A document camera is not a fancy overhead projector but a versatile piece of equipment that can help improve the way you deliver curriculum. The most obvious function of the camera is that you can place any object, drawing or small piece of equipment under the lens and it will be projected in full color onto a large screen.
What is often overlooked is that the document camera can be highly interactive, save on equipment and space, improve classroom management and produce it’s own art. Below are several different ways I’ve incorporated the document camera into my art room and some of the techniques that might work for your room as well.
Still Life Drawing
Turn the document camera lens out and project a still life that the whole class can see. Instead of having to find multiple objects and set up numerous still life displays use your document camera to enlarge one set of objects. It cuts down on the materials that need to be collected and saves space in the classroom by only needing one display. Another perk is you can instantly change to another still life when a different grade comes. You also can easily control the lighting to show a full range of values and actually demonstrate how artists select portions of a still life to draw.
The kids love to watch me reposition the still life by turning the stand multiple directions in combination with zooming in and out on different sections of the objects. It allows me to show the entire class the concepts I’m teaching such as light source, highlight, shadow and reflected light. My document camera also has a feature that allows me to turn the image from color to black and white. I’ve found this to be especially useful when teaching rendering /shading or to help a class focus on drawing the actual object shapes and not be distracted by color. I’ve traveled to four different schools in my district, each with a different document camera, and they all had the black and white feature. You might need to do a little experimenting to find that feature on your camera but it will most likely have it.
Here’s how I used my camera to project a still life (click the image to enlarge):
First, find a table or platform at the right height to display your objects. I used a sturdy music stand. It works beautifully for light to medium weight materials and it easily can rotate or slide up and down for demonstrations. Next, turn the lens or rotate it out so that you can see the objects you want to display. Now you can zoom and reposition the stand to focus on different sections of the still-life. Then add a light source to create depth and shadows. You can get a utility light that clips from the hardware store, use a desk lamp with a flexible arm or a flash light. My motto is what ever works and is cheap.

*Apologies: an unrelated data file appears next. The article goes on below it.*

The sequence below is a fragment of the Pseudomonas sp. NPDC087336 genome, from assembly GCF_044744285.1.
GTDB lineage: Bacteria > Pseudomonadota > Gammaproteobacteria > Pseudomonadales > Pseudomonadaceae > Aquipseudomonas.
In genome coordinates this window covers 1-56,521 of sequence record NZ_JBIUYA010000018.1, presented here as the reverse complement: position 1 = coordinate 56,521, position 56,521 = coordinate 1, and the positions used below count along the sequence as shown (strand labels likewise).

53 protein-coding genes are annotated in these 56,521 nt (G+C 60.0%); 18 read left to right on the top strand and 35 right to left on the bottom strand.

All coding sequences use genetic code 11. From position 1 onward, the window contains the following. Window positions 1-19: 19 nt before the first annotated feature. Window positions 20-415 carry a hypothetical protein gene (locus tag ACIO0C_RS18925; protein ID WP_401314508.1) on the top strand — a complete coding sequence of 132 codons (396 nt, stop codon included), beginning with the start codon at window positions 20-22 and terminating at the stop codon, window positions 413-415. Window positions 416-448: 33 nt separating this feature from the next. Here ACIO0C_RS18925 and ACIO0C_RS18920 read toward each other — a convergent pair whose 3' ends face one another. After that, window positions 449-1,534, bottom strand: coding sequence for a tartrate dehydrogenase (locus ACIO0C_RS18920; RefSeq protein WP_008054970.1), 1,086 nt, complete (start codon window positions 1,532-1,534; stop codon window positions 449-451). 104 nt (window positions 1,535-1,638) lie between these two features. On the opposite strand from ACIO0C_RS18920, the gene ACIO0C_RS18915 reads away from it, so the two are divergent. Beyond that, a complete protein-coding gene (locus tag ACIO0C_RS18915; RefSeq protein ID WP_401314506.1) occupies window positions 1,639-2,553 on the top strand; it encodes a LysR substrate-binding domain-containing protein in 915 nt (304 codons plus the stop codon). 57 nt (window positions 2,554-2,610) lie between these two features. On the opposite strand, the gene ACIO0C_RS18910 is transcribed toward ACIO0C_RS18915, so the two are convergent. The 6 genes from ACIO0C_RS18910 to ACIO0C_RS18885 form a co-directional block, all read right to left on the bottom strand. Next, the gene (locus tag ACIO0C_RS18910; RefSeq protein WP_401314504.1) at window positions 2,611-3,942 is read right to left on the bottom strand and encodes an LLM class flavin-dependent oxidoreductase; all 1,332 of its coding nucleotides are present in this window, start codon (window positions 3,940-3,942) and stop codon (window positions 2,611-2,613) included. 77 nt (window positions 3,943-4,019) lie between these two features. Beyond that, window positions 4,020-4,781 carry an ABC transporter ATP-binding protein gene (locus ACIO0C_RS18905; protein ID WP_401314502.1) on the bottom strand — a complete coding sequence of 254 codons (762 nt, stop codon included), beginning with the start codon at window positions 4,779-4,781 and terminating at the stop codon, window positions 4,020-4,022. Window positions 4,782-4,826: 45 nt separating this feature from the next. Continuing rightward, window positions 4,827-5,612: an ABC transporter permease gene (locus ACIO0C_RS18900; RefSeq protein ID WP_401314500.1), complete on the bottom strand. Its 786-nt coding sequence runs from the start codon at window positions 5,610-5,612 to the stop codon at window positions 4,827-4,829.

Change your perspective and the classes by taking advantage of the microscopes used in science class. I use a great lesson I got from my colleague to take an artist’s view-point when looking at fall leaves. Originally the class would collect leaves, draw an outline of the leaves they observe and then fill in each leaf shape with tiny circular shapes to represent the molecular structure. We took the artistic license to imagine what the cellular structure looked like but since getting a document camera we don’t have to imagine. I call up students to put samples of the leaves they collected under the microscope and focus the lens. Then we discuss what we observe and how we can relate it to our art. We are able to make greater connections to what we see and tie back into the science curriculum at a deeper level.
Here’s how I use the document camera to project the microscope (click the image to enlarge):
Don’t just use your document camera to project an example piece of art or a demonstration. Let the kids use it to create their own original art. I was inspired by the illustrator and caricature artist Hanoch Piven’s book My Dog is As Smelly As Socks: And Other Funny Family Portraits to have 2nd graders create their own assemblage portraiture.